12 Mg/L) and iron concentration, progressive rise in the concentration of
serum-transferring receptor (TfR), increase in free erythrocyte protoporphyrin (FEP), and low serum transferrin saturation. During this period,
erythropoiesis becomes affected, although hemoglobin levels remain within
normal limits. Finally, anemia occurs when the supply of iron to the bone
marrow is sufficiently impaired presenting with a decrease in Hb concentration below of the 5th percentile of the reference range for age and sex. At
the same time, there is a decrease in the synthesis of iron metalloenzymes,
which are vital components of many metabolic pathways.

The prevalence of IDA varies widely depending on a variety of factors,

such as the age, ethnic composition, socioeconomic status, dietary habits,
and the criteria used to establish the diagnosis [5]. In general, IDA is most
common among children aged 6 months to 3 years, its prevalence drops
among school-age children, but increases again during adolescence [7].

Iron-Deficiency Anemia in Childhood


Normal-term infants are born with sufficient iron stores, having approximately 75 mg of elemental iron per kilogram of body weight [8], Totalbody iron changes vary little for the first 4 months of life so there are no
increased requirements during this period. In addition, the reduction of Hb
levels from 18 g/dL at birtb to 14 g/dL during the first 2 weeks of life releases iron, which is stored and gradually reused. Good absorption of human
milk and the increased use of iron-fortified formula, especially in developed
countries, fulfill the iron requirements in these ages, resulting in reduction
of cases with IDA during the first 4 months [9, 10], However, infants who
continue to receive only breast milk after the first 6 months of life are at increased risk. Also at risk are infants who, despite current policy, switch from
an infant formula to whole cow's milk before the age of 1 year [11], Between 4 and 12 months total-body iron increases by about 130 mg and an
external source of iron is necessary. If this is not met, iron deficiency and
subsequently IDA develop after the age of 1 year [12],
The highest prevalence of IDA occurs in toddlers and adolescents because the increment in hemoglobin iron per unit of body weight is greatest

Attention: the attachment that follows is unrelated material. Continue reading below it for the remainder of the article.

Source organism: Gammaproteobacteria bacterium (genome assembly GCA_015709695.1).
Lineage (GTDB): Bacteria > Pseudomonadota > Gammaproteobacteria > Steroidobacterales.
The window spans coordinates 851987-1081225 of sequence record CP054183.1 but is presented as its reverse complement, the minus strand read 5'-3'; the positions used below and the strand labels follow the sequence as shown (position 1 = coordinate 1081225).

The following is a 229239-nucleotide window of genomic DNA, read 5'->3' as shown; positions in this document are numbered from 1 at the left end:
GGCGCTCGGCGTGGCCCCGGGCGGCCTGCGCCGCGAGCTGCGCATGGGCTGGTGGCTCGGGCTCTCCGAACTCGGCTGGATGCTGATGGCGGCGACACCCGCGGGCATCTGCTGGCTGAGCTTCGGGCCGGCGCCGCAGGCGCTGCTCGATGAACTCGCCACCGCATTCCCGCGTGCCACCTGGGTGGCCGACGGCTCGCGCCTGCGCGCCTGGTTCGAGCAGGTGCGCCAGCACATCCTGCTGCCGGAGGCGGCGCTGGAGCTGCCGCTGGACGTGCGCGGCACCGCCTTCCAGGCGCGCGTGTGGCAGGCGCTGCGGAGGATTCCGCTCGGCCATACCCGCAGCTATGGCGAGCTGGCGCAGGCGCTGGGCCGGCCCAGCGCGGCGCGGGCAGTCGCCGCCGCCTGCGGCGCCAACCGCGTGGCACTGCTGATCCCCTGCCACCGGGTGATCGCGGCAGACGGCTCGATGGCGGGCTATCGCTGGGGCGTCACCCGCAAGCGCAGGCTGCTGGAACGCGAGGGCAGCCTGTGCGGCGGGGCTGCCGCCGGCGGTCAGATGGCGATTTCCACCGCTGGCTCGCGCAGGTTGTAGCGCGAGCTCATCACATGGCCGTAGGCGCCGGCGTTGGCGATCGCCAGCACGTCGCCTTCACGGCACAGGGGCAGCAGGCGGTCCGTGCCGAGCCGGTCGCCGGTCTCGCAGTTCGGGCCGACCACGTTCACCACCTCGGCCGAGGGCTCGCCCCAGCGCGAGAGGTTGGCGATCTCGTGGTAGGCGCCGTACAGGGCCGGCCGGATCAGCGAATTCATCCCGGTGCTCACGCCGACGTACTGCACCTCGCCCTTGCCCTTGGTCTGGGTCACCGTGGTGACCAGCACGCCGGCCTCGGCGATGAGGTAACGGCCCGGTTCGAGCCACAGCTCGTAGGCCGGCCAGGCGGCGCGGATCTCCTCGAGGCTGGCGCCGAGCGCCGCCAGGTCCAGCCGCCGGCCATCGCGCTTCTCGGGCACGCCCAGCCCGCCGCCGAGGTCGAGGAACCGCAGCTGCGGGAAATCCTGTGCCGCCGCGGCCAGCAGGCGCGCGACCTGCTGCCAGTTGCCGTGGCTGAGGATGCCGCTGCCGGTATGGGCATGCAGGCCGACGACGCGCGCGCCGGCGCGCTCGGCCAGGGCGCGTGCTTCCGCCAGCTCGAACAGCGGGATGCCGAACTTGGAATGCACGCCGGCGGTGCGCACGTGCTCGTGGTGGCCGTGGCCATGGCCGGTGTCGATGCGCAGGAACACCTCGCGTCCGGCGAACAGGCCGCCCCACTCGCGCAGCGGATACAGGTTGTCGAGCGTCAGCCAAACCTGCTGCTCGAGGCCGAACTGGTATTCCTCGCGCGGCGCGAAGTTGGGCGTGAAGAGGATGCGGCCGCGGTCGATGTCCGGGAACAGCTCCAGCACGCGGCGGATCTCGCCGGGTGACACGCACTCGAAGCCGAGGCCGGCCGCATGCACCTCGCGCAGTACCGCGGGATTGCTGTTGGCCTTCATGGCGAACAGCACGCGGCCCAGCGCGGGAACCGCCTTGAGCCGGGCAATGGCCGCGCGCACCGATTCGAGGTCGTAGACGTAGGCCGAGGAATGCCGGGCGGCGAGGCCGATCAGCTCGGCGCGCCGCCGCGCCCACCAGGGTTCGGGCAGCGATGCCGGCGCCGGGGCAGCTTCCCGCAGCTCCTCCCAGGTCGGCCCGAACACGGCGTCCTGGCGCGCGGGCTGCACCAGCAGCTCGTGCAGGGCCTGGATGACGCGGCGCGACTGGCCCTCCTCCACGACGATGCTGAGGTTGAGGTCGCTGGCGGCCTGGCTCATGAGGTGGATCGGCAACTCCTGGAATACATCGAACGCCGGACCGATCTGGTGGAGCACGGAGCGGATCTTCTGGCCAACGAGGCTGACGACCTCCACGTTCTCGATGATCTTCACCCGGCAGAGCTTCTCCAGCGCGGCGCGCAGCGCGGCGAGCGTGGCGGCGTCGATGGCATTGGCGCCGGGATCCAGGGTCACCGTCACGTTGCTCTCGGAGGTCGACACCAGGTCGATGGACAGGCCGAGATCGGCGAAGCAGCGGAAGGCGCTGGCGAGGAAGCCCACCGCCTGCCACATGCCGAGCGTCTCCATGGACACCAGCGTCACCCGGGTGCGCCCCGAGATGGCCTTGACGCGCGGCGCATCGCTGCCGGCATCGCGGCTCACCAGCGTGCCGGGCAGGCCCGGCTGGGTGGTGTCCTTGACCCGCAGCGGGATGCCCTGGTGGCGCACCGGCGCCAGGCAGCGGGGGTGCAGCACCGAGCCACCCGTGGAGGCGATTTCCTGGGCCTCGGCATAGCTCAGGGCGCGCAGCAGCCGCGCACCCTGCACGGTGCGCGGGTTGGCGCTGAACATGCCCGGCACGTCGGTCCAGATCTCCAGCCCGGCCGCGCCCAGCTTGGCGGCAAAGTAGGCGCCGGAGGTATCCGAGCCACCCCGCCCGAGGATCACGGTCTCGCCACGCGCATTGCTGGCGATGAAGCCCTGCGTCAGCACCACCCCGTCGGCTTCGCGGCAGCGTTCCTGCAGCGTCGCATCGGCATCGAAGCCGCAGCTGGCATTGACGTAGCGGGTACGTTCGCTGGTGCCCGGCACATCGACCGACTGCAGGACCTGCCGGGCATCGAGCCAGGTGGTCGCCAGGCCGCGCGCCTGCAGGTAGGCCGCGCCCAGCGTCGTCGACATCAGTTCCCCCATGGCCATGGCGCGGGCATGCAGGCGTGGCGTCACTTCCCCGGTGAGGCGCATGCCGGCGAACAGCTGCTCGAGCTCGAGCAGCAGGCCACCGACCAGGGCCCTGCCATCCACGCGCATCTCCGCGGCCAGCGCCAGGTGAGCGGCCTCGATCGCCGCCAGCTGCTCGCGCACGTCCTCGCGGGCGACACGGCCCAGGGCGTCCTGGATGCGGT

at these ages [7, 12], The prevalence drops among school-age children but
increases again during adolescence [5], Factors that are implicated in this increase are mainly the dietary characteristics of adolescents. Many girls try to
control their weight and inadvertently limit iron intake, while many adolescents pass through a temporary period of vegetarianism because of concerns
with animal welfare. Moreover, athletic performance may lead to blood loss
from the gut and urinary tract, so athletic girls who have passed menarcbe
and are trying to slim may be at particular risk of iron deficiency [13],
Tbe human body contains about 3-4 g of iron [14], Iron is absorbed
mainly in tbe duodenum and upper jejunum, is transported in blood by
transferrin, and it is found either biologically active (70-90%) or stored
(10-30%), Tbe former is found mainly incorporated in hemoglobin, and
the latter in the reticuloendothelial cells (bone marrow, liver, spleen) as ferritin, a labile and readily accessible source of iron, or in an insoluble form
as bemosiderin [15],
The amount of iron absorption increases when iron deficiency exists,
while when stores are high, much of the iron absorbed by the mucosal cells
is returned into the intestinal lumen by desquamation [16], Although the
entire process of the regulation of iron absorption is still poorly understood, three ways are being considered [17], Tbe first is by dietary iron.
Following an oral iron load, the absorption rate diminishes even if there
is a systemic iron deficiency. It is believed that the intracellular accumulation of iron decreases further absorption. The second way depends on the